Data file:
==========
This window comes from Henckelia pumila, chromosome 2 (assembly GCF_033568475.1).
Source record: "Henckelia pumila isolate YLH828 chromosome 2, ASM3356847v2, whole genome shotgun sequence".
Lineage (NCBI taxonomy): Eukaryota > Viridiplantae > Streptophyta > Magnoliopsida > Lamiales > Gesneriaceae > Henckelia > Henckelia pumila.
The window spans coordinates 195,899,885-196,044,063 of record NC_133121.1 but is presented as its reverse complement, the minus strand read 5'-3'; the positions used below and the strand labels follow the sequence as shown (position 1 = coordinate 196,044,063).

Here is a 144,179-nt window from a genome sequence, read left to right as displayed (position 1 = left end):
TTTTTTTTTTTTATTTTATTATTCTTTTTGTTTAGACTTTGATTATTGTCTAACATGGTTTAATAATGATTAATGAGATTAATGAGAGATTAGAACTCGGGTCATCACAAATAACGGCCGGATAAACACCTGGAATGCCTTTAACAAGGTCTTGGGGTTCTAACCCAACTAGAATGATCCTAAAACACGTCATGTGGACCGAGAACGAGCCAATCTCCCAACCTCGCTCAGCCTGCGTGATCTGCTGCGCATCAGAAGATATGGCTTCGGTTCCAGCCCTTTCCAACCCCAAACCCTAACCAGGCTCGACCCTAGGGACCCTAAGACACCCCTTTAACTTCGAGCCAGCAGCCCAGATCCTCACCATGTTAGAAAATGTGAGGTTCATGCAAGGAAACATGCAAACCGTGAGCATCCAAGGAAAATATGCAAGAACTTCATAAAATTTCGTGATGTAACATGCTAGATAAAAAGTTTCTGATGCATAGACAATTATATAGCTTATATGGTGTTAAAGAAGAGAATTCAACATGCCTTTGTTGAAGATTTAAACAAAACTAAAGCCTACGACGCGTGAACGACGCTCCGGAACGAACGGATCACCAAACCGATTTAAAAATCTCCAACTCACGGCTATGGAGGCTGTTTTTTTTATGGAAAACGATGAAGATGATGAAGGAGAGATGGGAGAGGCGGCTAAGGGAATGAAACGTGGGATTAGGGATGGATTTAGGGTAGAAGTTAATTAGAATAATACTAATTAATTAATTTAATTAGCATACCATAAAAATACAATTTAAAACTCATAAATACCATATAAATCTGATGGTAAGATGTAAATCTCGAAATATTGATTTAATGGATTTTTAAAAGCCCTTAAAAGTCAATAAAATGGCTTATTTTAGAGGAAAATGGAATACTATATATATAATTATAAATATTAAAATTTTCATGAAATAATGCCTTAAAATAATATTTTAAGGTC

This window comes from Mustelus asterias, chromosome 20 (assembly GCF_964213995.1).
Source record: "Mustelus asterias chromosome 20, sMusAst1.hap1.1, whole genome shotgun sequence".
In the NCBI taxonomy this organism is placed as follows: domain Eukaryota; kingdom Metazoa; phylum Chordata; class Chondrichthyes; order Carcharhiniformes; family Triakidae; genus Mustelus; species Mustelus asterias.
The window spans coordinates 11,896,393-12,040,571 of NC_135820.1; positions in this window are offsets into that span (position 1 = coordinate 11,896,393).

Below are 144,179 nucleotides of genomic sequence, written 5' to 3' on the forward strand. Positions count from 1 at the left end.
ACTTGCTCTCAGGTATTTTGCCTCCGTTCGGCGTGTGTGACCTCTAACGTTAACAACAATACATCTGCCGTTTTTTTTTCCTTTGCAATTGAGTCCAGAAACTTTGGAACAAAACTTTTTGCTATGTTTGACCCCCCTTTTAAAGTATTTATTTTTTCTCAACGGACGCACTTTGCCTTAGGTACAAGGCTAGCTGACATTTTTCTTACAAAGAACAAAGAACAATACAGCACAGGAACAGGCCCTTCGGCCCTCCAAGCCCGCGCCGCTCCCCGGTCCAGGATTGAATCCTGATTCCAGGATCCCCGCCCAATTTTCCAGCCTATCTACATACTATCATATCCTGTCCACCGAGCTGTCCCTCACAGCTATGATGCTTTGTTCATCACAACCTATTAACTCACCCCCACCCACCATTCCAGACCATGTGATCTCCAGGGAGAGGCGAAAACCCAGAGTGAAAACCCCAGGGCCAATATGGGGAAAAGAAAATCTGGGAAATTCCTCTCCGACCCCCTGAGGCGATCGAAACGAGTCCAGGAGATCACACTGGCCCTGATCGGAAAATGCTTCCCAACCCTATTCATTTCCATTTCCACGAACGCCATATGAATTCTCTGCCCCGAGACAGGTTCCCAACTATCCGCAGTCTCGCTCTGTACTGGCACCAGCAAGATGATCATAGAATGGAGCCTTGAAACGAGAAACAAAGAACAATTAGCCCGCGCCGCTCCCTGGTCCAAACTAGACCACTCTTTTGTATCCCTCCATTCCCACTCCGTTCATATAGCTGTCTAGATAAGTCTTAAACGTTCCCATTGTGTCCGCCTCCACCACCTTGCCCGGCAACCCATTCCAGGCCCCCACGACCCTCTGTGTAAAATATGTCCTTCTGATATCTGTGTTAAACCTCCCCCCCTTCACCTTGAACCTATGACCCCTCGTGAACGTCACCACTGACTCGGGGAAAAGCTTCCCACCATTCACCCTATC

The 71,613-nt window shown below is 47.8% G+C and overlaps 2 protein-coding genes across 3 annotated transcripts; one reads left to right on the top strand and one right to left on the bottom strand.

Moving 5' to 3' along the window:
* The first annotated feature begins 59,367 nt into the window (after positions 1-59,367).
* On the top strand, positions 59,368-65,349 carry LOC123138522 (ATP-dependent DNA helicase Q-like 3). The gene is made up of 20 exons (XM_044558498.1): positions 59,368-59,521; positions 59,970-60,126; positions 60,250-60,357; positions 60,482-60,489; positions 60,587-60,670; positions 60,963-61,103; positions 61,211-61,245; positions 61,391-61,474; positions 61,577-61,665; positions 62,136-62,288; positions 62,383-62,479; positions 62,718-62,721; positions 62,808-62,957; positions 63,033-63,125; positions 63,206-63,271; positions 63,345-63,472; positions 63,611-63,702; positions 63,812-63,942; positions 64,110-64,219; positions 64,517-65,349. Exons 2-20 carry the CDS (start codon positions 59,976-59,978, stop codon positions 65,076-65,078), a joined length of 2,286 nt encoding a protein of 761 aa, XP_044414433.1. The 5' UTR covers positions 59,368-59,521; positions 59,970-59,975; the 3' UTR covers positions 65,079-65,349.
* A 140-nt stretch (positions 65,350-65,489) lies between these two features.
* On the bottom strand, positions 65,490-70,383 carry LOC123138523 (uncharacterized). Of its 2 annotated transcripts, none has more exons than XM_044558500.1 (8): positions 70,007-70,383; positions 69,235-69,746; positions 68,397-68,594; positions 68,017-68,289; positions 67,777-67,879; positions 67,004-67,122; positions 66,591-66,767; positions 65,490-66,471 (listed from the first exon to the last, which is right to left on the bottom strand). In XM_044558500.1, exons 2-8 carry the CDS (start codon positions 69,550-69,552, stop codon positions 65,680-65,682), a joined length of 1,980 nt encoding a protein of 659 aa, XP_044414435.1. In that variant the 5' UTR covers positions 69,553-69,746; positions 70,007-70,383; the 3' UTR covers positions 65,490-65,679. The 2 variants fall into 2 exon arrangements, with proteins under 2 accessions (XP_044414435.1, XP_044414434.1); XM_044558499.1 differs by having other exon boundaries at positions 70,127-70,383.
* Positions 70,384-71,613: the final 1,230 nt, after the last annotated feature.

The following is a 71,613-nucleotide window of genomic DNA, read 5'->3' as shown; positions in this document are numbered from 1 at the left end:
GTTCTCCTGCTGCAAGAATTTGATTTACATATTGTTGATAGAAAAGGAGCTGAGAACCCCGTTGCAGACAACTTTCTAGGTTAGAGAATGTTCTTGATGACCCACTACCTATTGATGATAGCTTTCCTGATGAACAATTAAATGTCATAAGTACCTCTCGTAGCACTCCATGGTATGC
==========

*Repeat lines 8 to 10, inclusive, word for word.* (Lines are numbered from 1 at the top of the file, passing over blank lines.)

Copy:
Source record: "Mustelus asterias chromosome 20, sMusAst1.hap1.1, whole genome shotgun sequence".
In the NCBI taxonomy this organism is placed as follows: domain Eukaryota; kingdom Metazoa; phylum Chordata; class Chondrichthyes; order Carcharhiniformes; family Triakidae; genus Mustelus; species Mustelus asterias.
The window spans coordinates 11,896,393-12,040,571 of NC_135820.1; positions in this window are offsets into that span (position 1 = coordinate 11,896,393).